Description : FOX News Radio reporter Todd Starnes is a self-professed “gun toting, chicken eating son of a Baptist” whose Dispatches from Bitter America is “a collection of stories from my travels across this country (and) conversations I’ve had with regular folks who have deep concerns about the direction we are going as a nation.” In his award-winning, satire-meets-serious writing style, Starnes jumps headfirst into the current culture war, taking on the topics that are dear to every American: religion, health care, freedom, country music, barbeque, and so forth. Along the way, he shares exclusive interviews with political commentator Sean Hannity, former Arkansas Governor Mike Huckabee, cooking sensation Paula Deen, and pop singer Amy Grant, always hoping to go from bitter to better. Endorsements: "In Dispatches From Bitter America this 'Great American' finds that not only is our American way of life under attack, but also that most Americans do in fact love God, this country, their families, and are anything but bitter!" Sean Hannity, New York Times best-selling author, FOX News host of Hannity "Todd Starnes combines sound research with his signature wit to tell the stories of regular Americans who are standing up to a secular movement that seeks to remove all religious expression from the public square. This is a compelling book that puts our entire existence into the perspective of eternity." Tony Perkins, president, Family Research Council "You will cheer for America while laughing your head off!" Matt Patrick, News/Talk 740 KTRH in Houston, TX "Todd Starnes captures the sentiments many Americans feel as they helplessly watch the traditional values they grew up with being stomped out and over-ruled by political correctness. Todd's stories will strike a chord, whether it's 'The War on Christmas,' 'Tag, You're Out,' or 'The Chocolate Czar.' Brownies now banned from school? Bah humbug." Gretchen Carlson, co-host, Fox and Friends "Dispatches from Bitter America features Todd Starnes at his best. With his trademark wit, Todd tackles questions being asked by Americans who wonder what is happening to our country. Starnes manages to get to the heart of the matter in a way that is both packed with information and sprinkled with humor. Todd Starnes is a man of immense faith, madly in love with our country, and endowed by his Creator with the unique talent to tell a story like very few can. Simply put, Dispatches From Bitter America is the best book that I have read this year!" Jeff Katz, morning host, Talk Radio 1200 in Boston, MA "Todd Starnes is a masterful storyteller. In Dispatches of a Bitter America, he offers commentary on today's current events through the lens of a self-proclaimed gun toting, fried-chicken-eating son of a Baptist. Todd has always been one of my favorite news personalities and good friends. Now he is one of my favorite storytellers. Warning: don't start reading this book unless you are prepared to finish it. It's just that good." Thom S. Rainer, president and CEO, LifeWay Christian Resources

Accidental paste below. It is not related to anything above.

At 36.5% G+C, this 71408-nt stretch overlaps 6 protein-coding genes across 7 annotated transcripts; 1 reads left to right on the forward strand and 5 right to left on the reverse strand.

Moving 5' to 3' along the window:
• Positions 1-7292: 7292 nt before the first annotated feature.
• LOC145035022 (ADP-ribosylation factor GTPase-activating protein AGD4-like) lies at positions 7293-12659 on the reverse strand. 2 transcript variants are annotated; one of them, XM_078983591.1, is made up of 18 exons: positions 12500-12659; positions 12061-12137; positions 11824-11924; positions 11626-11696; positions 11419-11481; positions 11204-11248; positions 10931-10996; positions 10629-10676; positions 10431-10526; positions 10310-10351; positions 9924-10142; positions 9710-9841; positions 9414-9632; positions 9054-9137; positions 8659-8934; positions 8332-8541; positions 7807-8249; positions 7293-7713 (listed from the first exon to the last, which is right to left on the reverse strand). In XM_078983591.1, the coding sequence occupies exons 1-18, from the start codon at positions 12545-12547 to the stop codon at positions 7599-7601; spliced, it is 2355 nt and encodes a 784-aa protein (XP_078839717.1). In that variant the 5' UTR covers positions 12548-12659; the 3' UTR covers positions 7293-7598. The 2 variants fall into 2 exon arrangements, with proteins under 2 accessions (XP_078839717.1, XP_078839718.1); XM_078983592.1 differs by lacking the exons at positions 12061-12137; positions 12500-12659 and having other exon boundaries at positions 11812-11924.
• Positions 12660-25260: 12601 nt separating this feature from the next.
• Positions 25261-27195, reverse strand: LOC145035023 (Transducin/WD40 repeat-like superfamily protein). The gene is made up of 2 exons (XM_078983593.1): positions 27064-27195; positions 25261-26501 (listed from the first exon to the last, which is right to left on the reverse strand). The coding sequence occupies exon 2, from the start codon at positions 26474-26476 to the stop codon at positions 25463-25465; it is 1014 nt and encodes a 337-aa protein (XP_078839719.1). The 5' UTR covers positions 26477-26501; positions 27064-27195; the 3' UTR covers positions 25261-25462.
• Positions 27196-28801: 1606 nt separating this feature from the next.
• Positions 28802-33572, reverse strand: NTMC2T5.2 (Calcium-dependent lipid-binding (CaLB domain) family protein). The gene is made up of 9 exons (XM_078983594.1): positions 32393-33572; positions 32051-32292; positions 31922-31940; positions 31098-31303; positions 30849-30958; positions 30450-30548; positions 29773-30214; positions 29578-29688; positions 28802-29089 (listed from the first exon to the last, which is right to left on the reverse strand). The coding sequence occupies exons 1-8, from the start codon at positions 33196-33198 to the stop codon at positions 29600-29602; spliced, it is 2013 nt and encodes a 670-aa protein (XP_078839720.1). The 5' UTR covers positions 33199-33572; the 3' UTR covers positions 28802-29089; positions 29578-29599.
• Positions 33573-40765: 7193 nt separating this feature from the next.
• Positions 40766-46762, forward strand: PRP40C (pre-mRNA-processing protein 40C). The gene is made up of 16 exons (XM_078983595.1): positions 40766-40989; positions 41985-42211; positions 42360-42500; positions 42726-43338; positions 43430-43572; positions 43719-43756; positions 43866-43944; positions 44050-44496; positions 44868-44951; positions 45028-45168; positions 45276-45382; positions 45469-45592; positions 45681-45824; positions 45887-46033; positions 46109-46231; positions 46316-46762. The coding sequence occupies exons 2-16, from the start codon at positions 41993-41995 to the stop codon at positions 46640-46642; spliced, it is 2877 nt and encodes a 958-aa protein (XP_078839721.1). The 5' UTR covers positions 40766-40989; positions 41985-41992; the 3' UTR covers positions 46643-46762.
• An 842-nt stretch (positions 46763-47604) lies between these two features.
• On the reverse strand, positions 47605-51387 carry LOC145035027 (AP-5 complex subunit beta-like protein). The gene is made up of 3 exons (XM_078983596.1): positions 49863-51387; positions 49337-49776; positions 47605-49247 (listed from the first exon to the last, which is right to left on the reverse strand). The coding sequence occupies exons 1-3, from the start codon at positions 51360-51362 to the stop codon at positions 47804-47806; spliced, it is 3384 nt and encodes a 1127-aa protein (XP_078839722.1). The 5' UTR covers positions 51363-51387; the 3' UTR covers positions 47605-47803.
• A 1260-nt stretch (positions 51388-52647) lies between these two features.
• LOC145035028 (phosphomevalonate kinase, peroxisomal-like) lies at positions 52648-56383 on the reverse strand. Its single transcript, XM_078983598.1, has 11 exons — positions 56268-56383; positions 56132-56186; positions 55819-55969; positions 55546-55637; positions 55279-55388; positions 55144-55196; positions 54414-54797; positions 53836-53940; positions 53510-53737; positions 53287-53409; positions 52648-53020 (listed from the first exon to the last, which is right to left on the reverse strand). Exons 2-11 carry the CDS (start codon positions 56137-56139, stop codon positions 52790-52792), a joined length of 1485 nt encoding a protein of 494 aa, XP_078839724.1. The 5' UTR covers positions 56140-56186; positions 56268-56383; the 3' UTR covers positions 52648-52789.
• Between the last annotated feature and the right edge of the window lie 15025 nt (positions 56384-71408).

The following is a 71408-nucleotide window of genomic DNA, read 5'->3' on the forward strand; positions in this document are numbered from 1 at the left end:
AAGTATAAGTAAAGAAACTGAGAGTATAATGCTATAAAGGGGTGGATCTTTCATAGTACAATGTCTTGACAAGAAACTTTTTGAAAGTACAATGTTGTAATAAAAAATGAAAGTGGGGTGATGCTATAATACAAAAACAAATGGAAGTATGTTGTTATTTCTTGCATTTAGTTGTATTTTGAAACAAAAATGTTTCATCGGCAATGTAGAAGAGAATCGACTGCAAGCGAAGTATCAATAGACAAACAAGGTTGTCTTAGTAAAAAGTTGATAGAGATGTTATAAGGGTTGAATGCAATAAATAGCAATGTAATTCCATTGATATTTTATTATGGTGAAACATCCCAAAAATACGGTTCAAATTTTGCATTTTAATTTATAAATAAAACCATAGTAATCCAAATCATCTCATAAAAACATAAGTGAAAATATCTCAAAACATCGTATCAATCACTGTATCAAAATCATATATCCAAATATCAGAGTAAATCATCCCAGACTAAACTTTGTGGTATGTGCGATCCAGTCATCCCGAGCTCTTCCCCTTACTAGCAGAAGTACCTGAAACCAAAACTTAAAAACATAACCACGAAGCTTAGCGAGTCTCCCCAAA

Description : An important primary source for eighty years, Lee's Dispatches is now once again available to Civil War scholars, students, and enthusiasts. When first published in 1914, these letters, written between June 2, 1862, and April 1, 1865, put Lee's strategy in clearer perspective and shed new light on certain of his moves that had been in dispute. As Douglas Southall Freeman states in the Introduction, every written line of Lee's was a lesson in war. For example, the letters reveal that in 1862, when plans for the defense of Richmond were under review, the Confederate high command considered but rejected a bold proposal to strengthen Stonewall Jackson's army in the Shenandoah Valley, embark on a vigorous offensive campaign against the North, and, if necessary, abandon Richmond. Together these 215 dispatches offer a portrait of Lee that can otherwise be glimpsed only by sifting through hundreds of other letters scattered through the ponderous volumes of the Official Records. They fill in many important details about the leadership of the South's greatest general, especially about his close and always cooperative relationship with President Davis.
Description : These are selected dispatches by the journalist Harold Williams published in the Manchester Guardian from late 1904 to the convening of the first Duma in April 1906. Williams provides a lengthy and vivid description of the events of this revolution. His analysis in many ways anticipates the interpretation of recent historians of this event.